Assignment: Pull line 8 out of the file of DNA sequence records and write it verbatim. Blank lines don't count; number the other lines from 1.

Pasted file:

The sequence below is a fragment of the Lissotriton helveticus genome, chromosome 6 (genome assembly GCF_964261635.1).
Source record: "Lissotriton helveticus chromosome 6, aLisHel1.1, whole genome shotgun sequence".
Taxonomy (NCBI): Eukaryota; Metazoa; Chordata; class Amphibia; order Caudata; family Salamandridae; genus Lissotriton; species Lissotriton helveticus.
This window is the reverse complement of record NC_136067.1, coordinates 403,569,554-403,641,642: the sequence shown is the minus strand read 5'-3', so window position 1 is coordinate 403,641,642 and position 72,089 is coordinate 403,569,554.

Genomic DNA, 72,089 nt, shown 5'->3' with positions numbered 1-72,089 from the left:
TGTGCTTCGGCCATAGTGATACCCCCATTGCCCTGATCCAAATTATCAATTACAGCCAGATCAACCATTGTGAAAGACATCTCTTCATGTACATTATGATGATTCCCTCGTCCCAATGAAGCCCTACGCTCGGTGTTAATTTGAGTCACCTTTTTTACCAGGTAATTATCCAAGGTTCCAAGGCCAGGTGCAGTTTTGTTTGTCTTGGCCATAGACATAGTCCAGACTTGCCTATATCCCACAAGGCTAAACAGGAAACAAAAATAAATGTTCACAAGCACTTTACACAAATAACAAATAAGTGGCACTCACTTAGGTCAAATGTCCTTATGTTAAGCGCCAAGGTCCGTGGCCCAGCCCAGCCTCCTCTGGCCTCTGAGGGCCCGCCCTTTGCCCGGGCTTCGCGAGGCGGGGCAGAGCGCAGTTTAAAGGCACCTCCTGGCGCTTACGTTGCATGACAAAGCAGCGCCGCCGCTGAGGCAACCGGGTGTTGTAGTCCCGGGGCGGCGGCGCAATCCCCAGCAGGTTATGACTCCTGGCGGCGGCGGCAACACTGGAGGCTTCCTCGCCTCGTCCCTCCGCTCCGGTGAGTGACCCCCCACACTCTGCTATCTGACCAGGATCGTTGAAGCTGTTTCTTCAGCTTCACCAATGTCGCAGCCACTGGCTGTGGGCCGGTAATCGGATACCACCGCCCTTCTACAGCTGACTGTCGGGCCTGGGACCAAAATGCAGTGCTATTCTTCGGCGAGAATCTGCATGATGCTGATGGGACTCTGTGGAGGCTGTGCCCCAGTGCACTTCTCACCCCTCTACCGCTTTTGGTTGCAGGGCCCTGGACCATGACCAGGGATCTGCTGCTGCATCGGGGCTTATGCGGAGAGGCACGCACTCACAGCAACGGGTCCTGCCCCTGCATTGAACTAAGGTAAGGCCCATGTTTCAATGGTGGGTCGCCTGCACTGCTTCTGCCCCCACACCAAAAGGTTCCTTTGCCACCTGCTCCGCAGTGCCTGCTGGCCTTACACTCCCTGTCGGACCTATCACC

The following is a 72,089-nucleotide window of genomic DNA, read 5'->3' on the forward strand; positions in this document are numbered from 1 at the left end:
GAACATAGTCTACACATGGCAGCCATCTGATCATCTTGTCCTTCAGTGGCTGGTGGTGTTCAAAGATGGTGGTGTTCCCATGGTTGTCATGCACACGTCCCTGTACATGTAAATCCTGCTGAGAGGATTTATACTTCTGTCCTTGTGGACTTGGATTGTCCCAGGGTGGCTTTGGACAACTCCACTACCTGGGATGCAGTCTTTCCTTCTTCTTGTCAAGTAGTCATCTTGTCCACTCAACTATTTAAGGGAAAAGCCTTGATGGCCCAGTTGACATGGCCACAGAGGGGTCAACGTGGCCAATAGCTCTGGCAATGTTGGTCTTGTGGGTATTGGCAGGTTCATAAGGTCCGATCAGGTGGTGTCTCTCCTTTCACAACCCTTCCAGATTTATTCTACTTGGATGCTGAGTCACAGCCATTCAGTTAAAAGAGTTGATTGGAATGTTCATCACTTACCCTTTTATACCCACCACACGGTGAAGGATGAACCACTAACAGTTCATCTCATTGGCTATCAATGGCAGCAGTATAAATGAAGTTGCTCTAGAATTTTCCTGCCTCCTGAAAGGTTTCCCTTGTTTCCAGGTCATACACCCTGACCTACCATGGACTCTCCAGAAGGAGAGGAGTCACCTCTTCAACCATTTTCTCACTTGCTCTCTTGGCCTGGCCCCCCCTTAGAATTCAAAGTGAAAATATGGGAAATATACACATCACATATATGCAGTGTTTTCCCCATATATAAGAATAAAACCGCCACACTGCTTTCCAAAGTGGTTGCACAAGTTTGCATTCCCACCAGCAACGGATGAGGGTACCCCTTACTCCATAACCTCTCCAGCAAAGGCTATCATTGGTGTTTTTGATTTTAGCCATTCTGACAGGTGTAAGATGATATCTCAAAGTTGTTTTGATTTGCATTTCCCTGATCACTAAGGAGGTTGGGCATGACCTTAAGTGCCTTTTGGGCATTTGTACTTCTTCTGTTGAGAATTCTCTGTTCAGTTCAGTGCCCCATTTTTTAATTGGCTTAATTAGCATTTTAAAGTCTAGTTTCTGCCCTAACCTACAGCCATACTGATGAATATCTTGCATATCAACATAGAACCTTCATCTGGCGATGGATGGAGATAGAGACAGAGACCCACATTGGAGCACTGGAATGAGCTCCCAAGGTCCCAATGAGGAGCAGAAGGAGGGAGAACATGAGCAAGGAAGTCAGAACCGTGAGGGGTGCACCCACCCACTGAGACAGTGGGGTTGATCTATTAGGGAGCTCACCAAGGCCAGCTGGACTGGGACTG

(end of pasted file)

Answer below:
GAACATAGTCTACACATGGCAGCCATCTGATCATCTTGTCCTTCAGTGGCTGGTGGTGTTCAAAGATGGTGGTGTTCCCATGGTTGTCATGCACACGTCCCTGTACATGTAAATCCTGCTGAGAGGATTTATACTTCTGTCCTTGTGGACTTGGATTGTCCCAGGGTGGCTTTGGACAACTCCACTACCTGGGATGCAGTCTTTCCTTCTTCTTGTCAAGTAGTCATCTTGTCCACTCAACTATTTAAGGGAAAAGCCTTGATGGCCCAGTTGACATGGCCACAGAGGGGTCAACGTGGCCAATAGCTCTGGCAATGTTGGTCTTGTGGGTATTGGCAGGTTCATAAGGTCCGATCAGGTGGTGTCTCTCCTTTCACAACCCTTCCAGATTTATTCTACTTGGATGCTGAGTCACAGCCATTCAGTTAAAAGAGTTGATTGGAATGTTCATCACTTACCCTTTTATACCCACCACACGGTGAAGGATGAACCACTAACAGTTCATCTCATTGGCTATCAATGGCAGCAGTATAAATGAAGTTGCTCTAGAATTTTCCTGCCTCCTGAAAGGTTTCCCTTGTTTCCAGGTCATACACCCTGACCTACCATGGACTCTCCAGAAGGAGAGGAGTCACCTCTTCAACCATTTTCTCACTTGCTCTCTTGGCCTGGCCCCCCCTTAGAATTCAAAGTGAAAATATGGGAAATATACACATCACATATATGCAGTGTTTTCCCCATATATAAGAATAAAACCGCCACACTGCTTTCCAAAGTGGTTGCACAAGTTTGCATTCCCACCAGCAACGGATGAGGGTACCCCTTACTCCATAACCTCTCCAGCAAAGGCTATCATTGGTGTTTTTGATTTTAGCCATTCTGACAGGTGTAAGATGATATCTCAAAGTTGTTTTGATTTGCATTTCCCTGATCACTAAGGAGGTTGGGCATGACCTTAAGTGCCTTTTGGGCATTTGTACTTCTTCTGTTGAGAATTCTCTGTTCAGTTCAGTGCCCCATTTTTTAATTGGCTTAATTAGCATTTTAAAGTCTAGTTTCTGCCCTAACCTACAGCCATACTGATGAATATCTTGCATATCAACATAGAACCTTCATCTGGCGATGGATGGAGATAGAGACAGAGACCCACATTGGAGCACTGGAATGAGCTCCCAAGGTCCCAATGAGGAGCAGAAGGAGGGAGAACATGAGCAAGGAAGTCAGAACCGTGAGGGGTGCACCCACCCACTGAGACAGTGGGGTTGATCTATTAGGGAGCTCACCAAGGCCAGCTGGACTGGGACTG